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Advanced Principles- Fall 2018 > Ortho- Spine > Flashcards

Flashcards in Ortho- Spine Deck (18)
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1

Positioning for spine surgery:

anterior approach

  • Used for access to upper thoracic and cervical spine
  • GETA- possibly awake fiberoptic
  • Supine, bilateral arms tucked
  • Good IV access- possibly 2 IVs d/t tucking of arms
  • Possible airway edema
  • EBL is minimal if no vascular surgery
  • SSEP monitoring

2

Positioning for spine surgery:

posterior approach

  • For access to mid thoracic spine and below
  • GETA on stretcher
  • Prone- chest rolls or specialized frame
  • Arms often in superman position
  • Facial edema, eyes
    • check eyes frequently
    • risk for blindness
  • Pad pressure points, groin and breasts
  • SSEP

3

Positioning for spinal surgery:

lateral approach

  • For access to thoracic spine
  • May require one-lung ventilation
    • double lumen ETT, bronchial blocker, lung packed
    • A-line to check ABGs
    • Causes VQ mismatch
  • Axillary chest roll
  • ***some spine surgeries will require position changes to all these positions

4

What is your first consideration with cervical spine surgery?

  • Is the neck stable?
  • Position pts head to comfort while awake
    • avoid sniffing position and cricoid pressure
  • Consider awake fiberoptic intubation
    • If procedure is long with prolonged traction, may want to leave them intubated

5

Anesthetic considerations for cervical spine surgery

  • Requires GA
  • Airway compromise and vascular injury can occur
    • hematoma/carotid artery damage causes rapid blood loss
    • unilateral recurrent nerve damage
  • Post op pain can be controlled with cervical plexus block

6

What approach is usually used for cervical spine surgery?

  • Anterior approach
    • Esophagus and trachea medial
    • sternocleidomastoid and carotid sheath lateral
    • Following discectomy, vertebrae fused with bone, plates, and or screws to prevent dislocation
  • *retraction of trachea extremely stimulating
  • arms tucked- check IVs before tucking
  • Also can be done with posterior approach
    • sitting- risk for air embolism
    • prone- risk for eye damage, fluid overload, and airway edema

7

What is spinal stenosis?

Narrowing of the spinal canal

8

What is scoliosis?

What problems is it associated with?

  • Lateral and rotational curvature of spine
  • Restrictive pulmonary dysfunction
  • chronic hypoxia
  • hypercapnia
  • pulmonary vascular constriction
    • this can eventually lead to right ventricular hypertrophy and cor pulmonale

9

Thoracolumbar spinal surgery:

What are the types of surgery?

position?

What kind of monitoring may be required?

  • Types of thoracolumbar spine surgery
    • discectomy
    • harrington rod
    • fracture stabilization
    • scoliosis correction
    • tumor resection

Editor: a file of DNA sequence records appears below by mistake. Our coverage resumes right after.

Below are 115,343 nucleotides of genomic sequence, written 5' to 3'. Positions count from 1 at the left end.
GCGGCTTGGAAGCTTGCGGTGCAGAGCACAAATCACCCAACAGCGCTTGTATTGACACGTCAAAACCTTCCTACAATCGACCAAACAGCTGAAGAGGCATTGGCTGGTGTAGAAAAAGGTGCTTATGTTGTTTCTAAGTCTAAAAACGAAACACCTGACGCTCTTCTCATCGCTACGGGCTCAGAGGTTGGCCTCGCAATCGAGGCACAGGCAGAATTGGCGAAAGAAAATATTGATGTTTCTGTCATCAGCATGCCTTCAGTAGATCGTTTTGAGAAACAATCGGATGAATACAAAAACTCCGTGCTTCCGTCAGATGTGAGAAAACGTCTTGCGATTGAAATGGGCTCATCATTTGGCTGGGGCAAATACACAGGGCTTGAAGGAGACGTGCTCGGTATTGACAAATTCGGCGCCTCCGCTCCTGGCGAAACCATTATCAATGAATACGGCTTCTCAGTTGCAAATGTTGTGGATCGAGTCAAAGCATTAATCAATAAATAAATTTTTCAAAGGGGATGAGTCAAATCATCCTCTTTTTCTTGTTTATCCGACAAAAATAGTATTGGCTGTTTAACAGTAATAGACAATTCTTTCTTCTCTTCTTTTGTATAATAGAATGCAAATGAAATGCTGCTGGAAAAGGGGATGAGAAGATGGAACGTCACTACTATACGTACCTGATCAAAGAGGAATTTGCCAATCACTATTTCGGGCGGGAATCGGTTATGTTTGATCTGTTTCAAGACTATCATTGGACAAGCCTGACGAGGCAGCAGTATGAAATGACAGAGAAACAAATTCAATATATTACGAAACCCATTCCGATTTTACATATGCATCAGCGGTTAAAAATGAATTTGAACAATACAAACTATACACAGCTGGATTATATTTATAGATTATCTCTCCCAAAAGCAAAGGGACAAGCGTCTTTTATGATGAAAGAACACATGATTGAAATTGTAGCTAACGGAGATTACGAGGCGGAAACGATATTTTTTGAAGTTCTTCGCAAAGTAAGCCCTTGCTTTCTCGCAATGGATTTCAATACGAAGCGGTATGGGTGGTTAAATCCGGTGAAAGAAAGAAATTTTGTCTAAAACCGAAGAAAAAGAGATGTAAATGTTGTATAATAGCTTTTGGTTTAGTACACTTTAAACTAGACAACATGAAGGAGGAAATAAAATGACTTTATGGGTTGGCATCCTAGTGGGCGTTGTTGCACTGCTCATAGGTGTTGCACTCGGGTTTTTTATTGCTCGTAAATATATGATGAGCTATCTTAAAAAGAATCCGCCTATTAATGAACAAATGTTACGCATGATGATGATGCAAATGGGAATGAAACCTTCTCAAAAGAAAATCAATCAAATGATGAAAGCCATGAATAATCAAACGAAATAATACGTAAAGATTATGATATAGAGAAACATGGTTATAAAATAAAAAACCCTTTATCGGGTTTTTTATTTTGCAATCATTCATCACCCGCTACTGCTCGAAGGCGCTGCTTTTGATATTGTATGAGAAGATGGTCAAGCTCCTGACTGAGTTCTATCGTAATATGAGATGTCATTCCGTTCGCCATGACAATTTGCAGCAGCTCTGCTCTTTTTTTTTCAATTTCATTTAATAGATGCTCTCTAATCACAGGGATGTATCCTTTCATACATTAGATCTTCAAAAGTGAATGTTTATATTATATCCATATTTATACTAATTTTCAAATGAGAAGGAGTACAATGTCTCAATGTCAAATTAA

• Positioning: prone, maybe anterior or lateral
  • monitoring?
    • SSEP
    • MEPS
    • wake up test

10

What are hemodynamic concerns during thoracolumbar surgery?

Monitoring?

  • Considerable EBL
    • depends on number of segments fused
    • 3-4 units autologous
    • cell saver
  • induced hypotension (MAP 55-60)
  • Aline, CVP, PA cath, foley
  • Risk of VAE

11

Lumbar spine surgery:

What types are there?

positioning?

EBL?

  • Discectomy, laminectomy, fusion
  • Prone position
  • EBL depends on number of segments fused

12

What is SSEP?

  • Helps determine surgical impingement on spinal roots
  • monitors dorsal column pathways of posterior spinal cord (sensory)
  • SSEPs recorded by stimulating peripheral afferent nerves
  • If nerve is intact, electrical potential will transmit to contralateral sensory cortex
  • Recording electrodes are placed on the scalp and on the cervical spine
  • Amplitude, shape, and latencies of the responses are monitored
  • Need to establish a reproducible baseline recording prior to any positioning or surgical manipulations
  • Changes from baseline are most important indictors of neurological dysfunction

13

How does anesthetic gas affect SSEP?

14

What are the anesthetic considerations when monitoring SSEPs?

  • Inhaled anesthetics can alter the evoked responses 
  • VA at 0.5 MAC with 50% N2O decrease amplitude and prolong latency of SSEP
  • IV anesthetics have no affect- TIVA is a good option
  • NMB do not impact SSEP
  • Decrease in SSEP signal despite no change in anesthetic or no surgical changes may mean hypotension- Nerves need blood too!

15

What is MEPS?

  • Motor evoked potentials
  • recorded from muscles following transcranial stimulation of the motor cortex to the peripheral muscles
  • Used to ensure the integrity of the descending motor tracts of the spinal cord
  • sensitive to volatile anesthetics
  • affected by muscle relaxation
    • sometimes ok with only two twitches
    • have bite block in mouth because stimulations can movement
    • communicate with neuro monitoring tech

16

How can blood be conserved during spine surgery?

Autologous donation

cell saver

antifibrinolytics such as tranexaminic acid (TXA)

17

How can post-op pain be controlled after spine surgeries?

  • systemic analgesics (IV, PCA)
  • Epidural analgesic (PCE) and with local
    • 0.05%-1% Bupivicaine with 2-5 mcg/cc fentanyl at 3-10 ml/hr
  • Peripheral nerve blocks with bupivacaine or ropivacaine
  • NSAIDS
  • wound LA infiltration
  • methadone

18

What are some complications of spine surgery?

  • Massive transfusion sequelae
  • VAE
  • vision loss/blindness